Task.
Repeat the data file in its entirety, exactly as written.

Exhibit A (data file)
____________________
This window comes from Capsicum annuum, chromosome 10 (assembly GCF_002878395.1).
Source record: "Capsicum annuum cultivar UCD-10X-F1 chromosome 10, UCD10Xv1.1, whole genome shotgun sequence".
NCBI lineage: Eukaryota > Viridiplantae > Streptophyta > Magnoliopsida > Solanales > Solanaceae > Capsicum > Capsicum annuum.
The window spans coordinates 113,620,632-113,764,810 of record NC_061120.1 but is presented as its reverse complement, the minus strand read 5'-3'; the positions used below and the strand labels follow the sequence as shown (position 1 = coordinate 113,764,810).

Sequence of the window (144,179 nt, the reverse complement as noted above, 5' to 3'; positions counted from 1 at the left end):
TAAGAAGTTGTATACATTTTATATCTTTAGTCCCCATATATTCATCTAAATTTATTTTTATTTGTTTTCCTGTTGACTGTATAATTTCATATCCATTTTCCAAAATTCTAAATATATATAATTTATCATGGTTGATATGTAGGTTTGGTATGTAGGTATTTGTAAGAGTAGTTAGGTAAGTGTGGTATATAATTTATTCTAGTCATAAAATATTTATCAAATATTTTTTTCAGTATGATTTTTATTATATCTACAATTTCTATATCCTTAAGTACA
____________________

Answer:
This window comes from Capsicum annuum, chromosome 10 (assembly GCF_002878395.1).
Source record: "Capsicum annuum cultivar UCD-10X-F1 chromosome 10, UCD10Xv1.1, whole genome shotgun sequence".
NCBI lineage: Eukaryota > Viridiplantae > Streptophyta > Magnoliopsida > Solanales > Solanaceae > Capsicum > Capsicum annuum.
The window spans coordinates 113,620,632-113,764,810 of record NC_061120.1 but is presented as its reverse complement, the minus strand read 5'-3'; the positions used below and the strand labels follow the sequence as shown (position 1 = coordinate 113,764,810).

Sequence of the window (144,179 nt, the reverse complement as noted above, 5' to 3'; positions counted from 1 at the left end):
TAAGAAGTTGTATACATTTTATATCTTTAGTCCCCATATATTCATCTAAATTTATTTTTATTTGTTTTCCTGTTGACTGTATAATTTCATATCCATTTTCCAAAATTCTAAATATATATAATTTATCATGGTTGATATGTAGGTTTGGTATGTAGGTATTTGTAAGAGTAGTTAGGTAAGTGTGGTATATAATTTATTCTAGTCATAAAATATTTATCAAATATTTTTTTCAGTATGATTTTTATTATATCTACAATTTCTATATCCTTAAGTACA